“Is there someone else we can speak to, instead?” she asked. “A chief of staff, or the coordinator of the emergency?”

  The AI gave her another bright smile. “I am afraid my orders were quite specific. The Governor does not want you to associate with anyone in the City. Your reputation is—”

  “Thank you, yes, I understood that the first time,” Catherine said and forced a smile. As long as it thought she was happy, it would not clam up on them.

  Lilly moved up behind her and spoke over her shoulder. “You’re not going to get anywhere here. Although I have an idea.” She hefted the reader in her hands, that she had been scanning while Catherine dealt with the AI. “If we could find a back door out of here so we can travel without drawing attention….”

  Catherine nodded and looked at the AI. “I am sure the Governor would not want us to exit the building through the front door where everyone can see us. It will look as if we have successfully completed our business with the city.”

  The AI’s face went blank again, as it processed that. “You are correct,” he said. “There is a side entrance that the Governor and senior staff have been using since the emergency began. I will show you to that exit.”

  “Thank you,” Catherine told him. “You are very efficient and helpful.”

  The AI beamed. It couldn’t feel pride. However, Bedivere had explained that positive feedback made circuits flow more quickly and smoothly…like an adrenaline rush, or a cortisol boost. It was a reinforcement loop that made an AI work toward being even more pleasant and cooperative, to experience more of it.

  Catherine didn’t mind patting the AI on the back. It had done its job.

  It unlocked the back door for them, a narrow sliding panel that moved aside to show a muddy alley and the backs of surrounding buildings. A single gendarme was patrolling the alley. He looked up as they stepped out, then went back to his patrol when he saw it was not the Governor or his staff.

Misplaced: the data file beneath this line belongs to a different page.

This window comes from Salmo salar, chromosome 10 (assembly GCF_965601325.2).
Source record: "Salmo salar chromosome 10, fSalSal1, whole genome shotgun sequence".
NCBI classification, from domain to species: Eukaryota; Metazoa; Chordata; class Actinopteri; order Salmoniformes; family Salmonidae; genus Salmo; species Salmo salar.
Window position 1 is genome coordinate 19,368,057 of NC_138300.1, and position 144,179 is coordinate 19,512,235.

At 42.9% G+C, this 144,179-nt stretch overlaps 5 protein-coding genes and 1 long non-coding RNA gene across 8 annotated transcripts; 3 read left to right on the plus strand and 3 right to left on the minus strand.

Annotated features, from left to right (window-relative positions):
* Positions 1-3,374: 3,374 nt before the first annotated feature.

“Where to, now?” Catherine asked Lilly, as the door closed behind them and sealed with a low hiss of air.

  Lilly was studying the board again. “I’m looking for…there. There’s one. This way.”

  “Wherever it is,” Catherine said, “don’t take us there directly. Put a few full loops into it, so I can check behind us.”

  Lilly nodded and set off. Everyone followed her as she moved through alleys and between low buildings. Once, she backtracked, when the path was cut off by an undisclosed wall. That gave Catherine a chance to observe the route behind them without looking as though she was deliberately checking over her shoulder.

  It was very quiet in the side-streets and alleys, away from the main road from the landing fields. No one appeared to be following them, although that didn’t mean they hadn’t picked up a feed or two from passing through the foyer of city hall. If there were really that many feeds monitoring the building, and she had no reason to doubt the AI, then each of them would be competing to find something unique to report. Her arrival in the building would have alerted the feed coordinators, which were mostly AIs, who would have her in their indexes as a person of interest.

  No wonder the Governor thought she was as radioactive as his southern continent.

  Kemp moved up next to her, his own device in his hand. “No feeds followed us and there are no bodies behind us.” He nodded ahead, in the direction Lilly was taking them. “People ahead. Not as many as there were on the route from the landing fields.”

  “Thanks,” she murmured.

  They turned into a street that was fused earth similar to the landing field route. This one was dry, even and clean. Catherine looked around cautiously, trying to keep her head down as she pulled the wide-brimmed hat out of her carryall, shook it into shape and put it on.

  There were people walking up and down the footpaths, which were some sort of plastic resin of the same color as the road. These people had none of the harried look she had seen on the faces of almost everyone outside City Hall or at the hotel. These were locals, going about their business. They were dressed differently, with capes and light coats protecting them from the mild weather, and sturdy boots.

  Lilly didn’t detour after that. She led them down the sidewalk, watching her screen, then lifted her head to spot her destination.

  It was an old fashioned tea-house, with auto-tables and benches. It was half-full.

  “Over in the corner,” Brant murmured and Lilly headed for the bench in the corner that had three sides bending around the table. It was the most private booth in the room.